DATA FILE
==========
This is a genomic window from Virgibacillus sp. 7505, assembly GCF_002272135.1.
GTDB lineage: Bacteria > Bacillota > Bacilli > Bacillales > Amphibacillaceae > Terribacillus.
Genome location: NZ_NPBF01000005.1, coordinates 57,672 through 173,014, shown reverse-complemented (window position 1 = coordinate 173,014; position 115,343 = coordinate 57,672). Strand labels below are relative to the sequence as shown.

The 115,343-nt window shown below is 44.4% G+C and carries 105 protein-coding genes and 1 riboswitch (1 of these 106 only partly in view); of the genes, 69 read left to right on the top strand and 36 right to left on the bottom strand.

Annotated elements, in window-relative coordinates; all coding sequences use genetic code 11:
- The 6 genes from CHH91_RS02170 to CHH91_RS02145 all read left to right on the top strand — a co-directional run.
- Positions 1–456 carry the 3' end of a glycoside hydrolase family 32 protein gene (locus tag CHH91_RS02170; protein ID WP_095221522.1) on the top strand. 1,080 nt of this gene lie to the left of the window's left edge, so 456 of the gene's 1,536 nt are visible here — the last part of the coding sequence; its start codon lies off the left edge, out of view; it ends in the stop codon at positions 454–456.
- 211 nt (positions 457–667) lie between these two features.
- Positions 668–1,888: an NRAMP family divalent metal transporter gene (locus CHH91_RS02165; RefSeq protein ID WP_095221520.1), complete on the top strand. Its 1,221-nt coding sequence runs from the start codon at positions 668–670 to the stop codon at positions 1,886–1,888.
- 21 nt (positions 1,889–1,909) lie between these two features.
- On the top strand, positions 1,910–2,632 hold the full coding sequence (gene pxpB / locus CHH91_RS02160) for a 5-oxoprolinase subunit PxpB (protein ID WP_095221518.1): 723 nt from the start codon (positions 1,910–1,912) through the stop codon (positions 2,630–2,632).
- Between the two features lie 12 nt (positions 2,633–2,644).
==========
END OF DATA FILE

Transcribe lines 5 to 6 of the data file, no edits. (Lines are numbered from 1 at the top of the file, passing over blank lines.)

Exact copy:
Annotated elements, in window-relative coordinates; all coding sequences use genetic code 11:
- The 6 genes from CHH91_RS02170 to CHH91_RS02145 all read left to right on the top strand — a co-directional run.